Performance: 6 Tips For Dealing With Muscle Pain
“If your body is whispering, don’t make it scream.” That’s what my yoga anatomy teacher used to say. But I am sure you have also heard “No pain, no gain!”
Both of these statements are correct, you just need to find the right balance between both of them…and pay attention to the signals that your body is sending. Our body is an amazing and a very smart system. When talking about muscle pain, we also have to take into consideration that each person has a different tolerance to it.
While practicing any kind of physical exercise (yoga, dance, fitness, golf, running…) it is extremely important to listen to any kind of message your body sends you and to know when you have reached your physical limit.
During my career as a dancer and acrobat, I was the kind of artist who preferred to avoid pain, and it worked quite well as I didn’t experience any big injuries during all these years.
Obviously, when you train as a professional in any kind of physical activity, pain is inevitable. But you can prevent it by following the techniques below:
1. Warming up properly
This is a must! Never skip a warm-up, as this is incredibly important! When you exercise with warm muscles there is less chance of hurting or pulling.
2. Using reflexology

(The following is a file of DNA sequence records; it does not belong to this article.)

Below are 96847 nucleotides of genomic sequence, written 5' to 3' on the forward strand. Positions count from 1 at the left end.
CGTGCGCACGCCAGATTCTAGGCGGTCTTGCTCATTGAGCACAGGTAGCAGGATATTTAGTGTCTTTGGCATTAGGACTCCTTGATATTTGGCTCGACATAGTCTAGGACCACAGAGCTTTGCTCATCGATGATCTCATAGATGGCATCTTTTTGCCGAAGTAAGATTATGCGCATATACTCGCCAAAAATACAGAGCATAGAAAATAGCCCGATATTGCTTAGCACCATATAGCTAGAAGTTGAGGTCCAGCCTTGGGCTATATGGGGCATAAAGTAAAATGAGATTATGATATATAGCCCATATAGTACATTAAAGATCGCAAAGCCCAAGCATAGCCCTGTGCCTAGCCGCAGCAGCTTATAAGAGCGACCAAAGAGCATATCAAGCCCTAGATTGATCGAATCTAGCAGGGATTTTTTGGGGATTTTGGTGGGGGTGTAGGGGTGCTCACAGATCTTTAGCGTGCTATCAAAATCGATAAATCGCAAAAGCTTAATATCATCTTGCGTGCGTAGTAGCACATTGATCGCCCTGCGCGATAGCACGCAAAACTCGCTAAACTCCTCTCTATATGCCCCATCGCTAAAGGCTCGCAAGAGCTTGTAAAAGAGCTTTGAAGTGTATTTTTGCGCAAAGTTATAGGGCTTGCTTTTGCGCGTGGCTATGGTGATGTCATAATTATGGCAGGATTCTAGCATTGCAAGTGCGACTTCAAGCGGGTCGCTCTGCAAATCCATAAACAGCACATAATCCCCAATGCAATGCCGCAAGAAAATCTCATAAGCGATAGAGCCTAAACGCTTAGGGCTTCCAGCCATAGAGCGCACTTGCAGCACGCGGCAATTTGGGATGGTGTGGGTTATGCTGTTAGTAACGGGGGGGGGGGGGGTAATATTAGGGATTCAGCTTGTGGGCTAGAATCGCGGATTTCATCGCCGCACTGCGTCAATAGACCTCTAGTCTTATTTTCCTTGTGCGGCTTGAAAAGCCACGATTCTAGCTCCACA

In our hands and feet we have areas that represent each body part. By pressing and massaging them we release tension in our entire body. It is a powerful way of healing.
3. Taking a warm bath
After an intensive training session, taking a warm bath with Epsom salt will help to detox and relax the muscles. Magnesium deficiency causes muscles to contract, which is a major pain trigger.
4. Rolling muscles on balls or foam rolls
I never travel without my foot and back balls. It’s like travelling with your own massage therapist.
5. Booking a massage
Sometimes balls are just not enough and you need real hands! I would recommend booking a massage once per week.
My favorite: Thai deep tissue! “Massage therapy has been shown to boost levels of endorphins and serotonin—the body’s natural painkillers and mood regulators—and to reduce stress hormone levels,” says Dr. Weil.
The ancient practice of acupuncture, where tiny needles are inserted into specific points in the body, is part of a complete medical procedure that is focused on correcting energy imbalances throughout the nervous system. Many people claim it doesn’t work, however it does for me. Stimulating the nervous system to release tension is the best!
All the above techniques are natural ways of dealing with pain. I do not support painkillers in pills or creams like paracetamol, ibuprofen or ketoprofen. Yes they do relieve the pain for 3-4 hours, but they do not fix the problem; they only pause it. You are actually hurting the muscle more by working on it with painkillers, as you are not able to accurately feel your limits.